Doctors and Conscience: Just Say No?

Hospital rota co-ordinators are a curious breed and most will rapidly earn the ire of junior doctors. Whilst some are wonderfully efficient they tend to be the exception to the rule and many a time I’ve been told off my night shift only a few days before I am to suffer it, or have turned up only to find the other doctors on the rota have long ago left medicine or emigrated. It is a tough job and I envy them not but it often leads to complicated situations. Gynecology units will often offer an abortion service in the operating theatre and when the doctor due to be assisting the consultant on the termination list has been simultaneously assigned to another part of the hospital the hunt is on to find another doctor whose conscience allows them to take part in terminations. Many doctors (including O&G trainees) [1] often have negative attitudes towards abortion and therefore when asked generally follows is an awkward shuffling of the feet and muffled refusal.

Something that has always struck me as curious is that if one feels that abortion is murder and that if you are aware that abortion is taking place in the operating theatre next door do you need to do more than conscientiously object. Surely if you knew one of the surgeons was butchering two year olds no one would feel it was simply adequate to say  “well I’m not taking part in that so it’s okay” but instead feel compelled to act. Is it enough, as Solzhenitsyn says that:

“… the simple step of a simple courageous man is not to partake in falsehood, not to support false actions! Let THAT enter the world, let it even reign in the world – but not with my help” ~ Alexander Solzhenitsyn, Nobel Prize Acceptance Speech (Nobel Prize, 1970)

During medical training we were all told that conscientious objection allowed us to decline some parts of the practice of medicine we found morally unacceptable. Some philosophers feel that “medical students and trainees be aware the commitments of the profession and be prepared to undertake these or not become doctors [2].” Yet such a stance seems rather extreme given the complicity of doctors in some of worst actions of Soviet (and indeed Nazi) regimes when medicine was often a tool used against dissidents.

Thus if we accept that conscientious objection has a place in medicine is there a line we can draw between it and civil disobedience? To return to the abortion example the doctor may not want to physically intervene in the operating theatre because they have pacifist tendencies. However are they morally obliged to employ civil disobedience to protest over what they see as wrong?

The question between civil disobedience and conscientious objection has troubled me throughout my medical practice and, as with most philosophy the deeper one examines the issue the murkier the waters become. For some writers such as Thoreau your conscience is inviolable:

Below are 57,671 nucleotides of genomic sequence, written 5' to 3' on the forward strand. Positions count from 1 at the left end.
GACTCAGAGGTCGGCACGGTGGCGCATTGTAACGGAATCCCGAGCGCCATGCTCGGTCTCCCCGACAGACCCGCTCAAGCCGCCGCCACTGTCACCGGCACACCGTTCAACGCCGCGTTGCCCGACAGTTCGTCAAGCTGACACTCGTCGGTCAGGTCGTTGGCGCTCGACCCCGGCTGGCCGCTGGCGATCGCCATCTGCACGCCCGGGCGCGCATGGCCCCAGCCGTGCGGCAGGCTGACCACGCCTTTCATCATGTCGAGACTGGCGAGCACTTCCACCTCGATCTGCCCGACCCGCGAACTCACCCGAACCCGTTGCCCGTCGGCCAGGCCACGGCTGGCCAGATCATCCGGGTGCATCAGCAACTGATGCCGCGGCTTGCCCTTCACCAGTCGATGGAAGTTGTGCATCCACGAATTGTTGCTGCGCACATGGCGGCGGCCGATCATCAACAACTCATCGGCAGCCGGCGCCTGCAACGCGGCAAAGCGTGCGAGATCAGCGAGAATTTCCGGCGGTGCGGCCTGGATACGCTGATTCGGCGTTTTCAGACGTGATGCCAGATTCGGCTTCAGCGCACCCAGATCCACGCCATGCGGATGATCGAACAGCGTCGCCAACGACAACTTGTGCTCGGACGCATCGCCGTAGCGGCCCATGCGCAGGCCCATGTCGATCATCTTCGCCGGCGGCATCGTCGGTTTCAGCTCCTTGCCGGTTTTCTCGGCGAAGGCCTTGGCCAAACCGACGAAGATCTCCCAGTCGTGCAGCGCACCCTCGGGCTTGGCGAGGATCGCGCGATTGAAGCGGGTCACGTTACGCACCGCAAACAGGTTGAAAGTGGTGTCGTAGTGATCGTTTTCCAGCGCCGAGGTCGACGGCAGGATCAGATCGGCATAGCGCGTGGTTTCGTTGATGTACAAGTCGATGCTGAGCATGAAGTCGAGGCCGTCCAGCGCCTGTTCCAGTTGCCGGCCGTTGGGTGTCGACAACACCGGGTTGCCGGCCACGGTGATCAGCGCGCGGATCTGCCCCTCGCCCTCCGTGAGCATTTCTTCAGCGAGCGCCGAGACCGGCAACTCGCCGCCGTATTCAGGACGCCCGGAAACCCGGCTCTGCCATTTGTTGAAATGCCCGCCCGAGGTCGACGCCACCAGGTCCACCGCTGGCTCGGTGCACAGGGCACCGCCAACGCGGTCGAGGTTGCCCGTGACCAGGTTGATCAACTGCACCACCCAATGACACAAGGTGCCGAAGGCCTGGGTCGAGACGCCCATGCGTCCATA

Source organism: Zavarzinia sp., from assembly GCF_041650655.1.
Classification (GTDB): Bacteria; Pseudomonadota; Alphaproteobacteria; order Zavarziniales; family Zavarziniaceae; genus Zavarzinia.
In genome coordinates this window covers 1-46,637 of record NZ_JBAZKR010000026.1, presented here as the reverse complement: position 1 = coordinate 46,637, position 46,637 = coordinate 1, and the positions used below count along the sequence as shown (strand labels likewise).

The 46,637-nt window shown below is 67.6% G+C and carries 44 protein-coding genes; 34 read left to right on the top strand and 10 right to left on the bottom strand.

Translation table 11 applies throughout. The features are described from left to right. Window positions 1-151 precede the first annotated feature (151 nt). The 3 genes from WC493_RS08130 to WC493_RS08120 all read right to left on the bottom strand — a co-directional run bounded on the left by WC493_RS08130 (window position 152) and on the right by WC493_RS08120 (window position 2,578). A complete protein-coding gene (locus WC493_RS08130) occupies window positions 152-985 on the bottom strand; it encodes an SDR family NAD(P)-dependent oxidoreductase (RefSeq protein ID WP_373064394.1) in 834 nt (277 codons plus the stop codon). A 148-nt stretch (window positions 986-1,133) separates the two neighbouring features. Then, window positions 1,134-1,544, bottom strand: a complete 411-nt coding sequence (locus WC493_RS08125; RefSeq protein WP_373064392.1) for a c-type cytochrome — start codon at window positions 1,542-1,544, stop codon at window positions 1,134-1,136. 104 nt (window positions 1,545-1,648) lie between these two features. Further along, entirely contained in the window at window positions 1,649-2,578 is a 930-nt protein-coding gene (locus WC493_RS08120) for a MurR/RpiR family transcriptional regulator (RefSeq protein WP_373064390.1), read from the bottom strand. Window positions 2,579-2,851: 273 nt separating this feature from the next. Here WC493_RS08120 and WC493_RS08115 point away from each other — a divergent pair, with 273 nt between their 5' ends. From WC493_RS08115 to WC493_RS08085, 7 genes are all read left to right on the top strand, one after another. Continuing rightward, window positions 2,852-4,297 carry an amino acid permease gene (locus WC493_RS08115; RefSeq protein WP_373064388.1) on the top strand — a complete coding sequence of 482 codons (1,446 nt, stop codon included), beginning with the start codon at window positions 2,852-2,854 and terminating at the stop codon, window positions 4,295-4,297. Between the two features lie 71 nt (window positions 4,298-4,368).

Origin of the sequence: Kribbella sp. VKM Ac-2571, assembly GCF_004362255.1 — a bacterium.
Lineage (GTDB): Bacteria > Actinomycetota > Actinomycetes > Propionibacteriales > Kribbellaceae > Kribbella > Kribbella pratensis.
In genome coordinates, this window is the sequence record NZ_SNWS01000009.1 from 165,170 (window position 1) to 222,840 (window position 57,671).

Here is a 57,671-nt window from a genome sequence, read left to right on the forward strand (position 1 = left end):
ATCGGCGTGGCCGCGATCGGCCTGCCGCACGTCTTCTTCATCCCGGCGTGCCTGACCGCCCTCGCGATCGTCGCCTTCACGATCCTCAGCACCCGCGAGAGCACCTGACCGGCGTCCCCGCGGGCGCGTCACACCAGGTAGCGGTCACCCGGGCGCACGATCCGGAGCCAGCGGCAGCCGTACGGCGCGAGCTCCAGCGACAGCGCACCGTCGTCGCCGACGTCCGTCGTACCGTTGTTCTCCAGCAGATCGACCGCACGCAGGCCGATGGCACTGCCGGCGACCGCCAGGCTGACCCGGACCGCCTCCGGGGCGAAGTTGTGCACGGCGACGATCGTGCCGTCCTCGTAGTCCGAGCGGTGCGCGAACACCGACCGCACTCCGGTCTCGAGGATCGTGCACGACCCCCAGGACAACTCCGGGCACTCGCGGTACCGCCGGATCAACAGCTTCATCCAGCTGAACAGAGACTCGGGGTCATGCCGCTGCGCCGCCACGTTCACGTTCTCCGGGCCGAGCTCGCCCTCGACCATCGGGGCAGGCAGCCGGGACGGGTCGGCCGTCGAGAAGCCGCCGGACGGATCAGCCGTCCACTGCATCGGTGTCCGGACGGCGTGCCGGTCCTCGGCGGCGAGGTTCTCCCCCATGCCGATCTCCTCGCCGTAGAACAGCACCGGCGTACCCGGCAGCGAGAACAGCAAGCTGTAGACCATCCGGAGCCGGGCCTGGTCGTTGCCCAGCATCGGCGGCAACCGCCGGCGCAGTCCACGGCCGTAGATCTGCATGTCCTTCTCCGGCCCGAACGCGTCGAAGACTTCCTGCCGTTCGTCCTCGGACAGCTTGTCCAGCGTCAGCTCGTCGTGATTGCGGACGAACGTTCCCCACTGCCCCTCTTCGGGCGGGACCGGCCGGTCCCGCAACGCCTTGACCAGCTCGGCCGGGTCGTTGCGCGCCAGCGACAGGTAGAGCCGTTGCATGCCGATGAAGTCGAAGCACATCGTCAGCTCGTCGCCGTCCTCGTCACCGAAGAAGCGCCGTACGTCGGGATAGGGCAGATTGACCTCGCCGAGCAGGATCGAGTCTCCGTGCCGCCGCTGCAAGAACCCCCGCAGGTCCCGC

“Must the citizen ever for a moment, or in the least degree, resigns his conscience to the legislator? Why has every man a conscience then? I think that we should be men first, and subjects afterward [3]”

Yet for others whether one can partake in civil disobedience has to be determined by the context. According to Lefkowitx if there is

“…a justifiable political authority….citizens…have a duty to obey the law that correlates to the state’s right to rule them …At a minimum civil disobedience involves disobeying the law for the purposes of political participation….but the right to political participation is already adequately recognised and protection by law in a [just state]…while in certain circumstances the citizen of a [just state] may act rightly when she commits an act of civil disobedience…it is never the case that she has a right to do so [4]”

Therefore though a doctor may be morally right to engage in civil disobedience they may not have a moral right to be civilly disobedient as they have other means of enacting change via the political process (we could argue that we live in a state that lacks justifiable political authority but that would be one kettle of fish too far to open for this post). Whilst I’ve used abortion as an example (as it is an easy fit for moral discussion) we could equally apply this to engaging with higher authorities when they put forward dictates that are not necessarily felt to be in a patients best interest.


[1] Gleeson R, Forde E,  Bates E,  Powell S,  Eadon-Jones E, DraperH (2008), Medical students’ attitudes towards abortion: a UK study, Journal of Medical Ethics 2008;34:783-787

[2] Savulescu J (2006), Consceintious objection in medicine, BMJ Volume 332, 4 Feb 2006

[3] Thoreau HD (1849), Walden and Civil Disobedience, Penguin Classics (1983)

[4] Lefkowitx D (2007), On a Moral Right to Civil Disobedience, Ethics (Jan 2007) 117: 202-224


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